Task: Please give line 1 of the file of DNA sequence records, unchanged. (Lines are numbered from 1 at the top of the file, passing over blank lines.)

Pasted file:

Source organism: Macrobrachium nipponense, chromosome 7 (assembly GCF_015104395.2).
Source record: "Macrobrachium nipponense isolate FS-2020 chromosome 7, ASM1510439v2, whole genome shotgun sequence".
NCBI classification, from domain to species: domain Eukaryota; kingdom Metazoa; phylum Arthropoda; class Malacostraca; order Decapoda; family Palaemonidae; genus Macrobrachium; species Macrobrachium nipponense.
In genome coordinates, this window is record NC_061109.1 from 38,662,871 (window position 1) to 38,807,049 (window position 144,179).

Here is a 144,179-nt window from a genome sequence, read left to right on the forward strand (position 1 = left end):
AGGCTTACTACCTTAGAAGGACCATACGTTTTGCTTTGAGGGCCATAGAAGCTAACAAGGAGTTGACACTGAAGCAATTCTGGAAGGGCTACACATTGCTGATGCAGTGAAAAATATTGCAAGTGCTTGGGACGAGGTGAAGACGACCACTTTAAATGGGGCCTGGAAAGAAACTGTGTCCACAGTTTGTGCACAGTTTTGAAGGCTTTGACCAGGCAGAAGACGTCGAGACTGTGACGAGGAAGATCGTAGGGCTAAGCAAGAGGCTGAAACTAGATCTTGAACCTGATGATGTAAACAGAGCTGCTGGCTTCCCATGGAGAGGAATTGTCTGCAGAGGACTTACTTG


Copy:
Source organism: Macrobrachium nipponense, chromosome 7 (assembly GCF_015104395.2).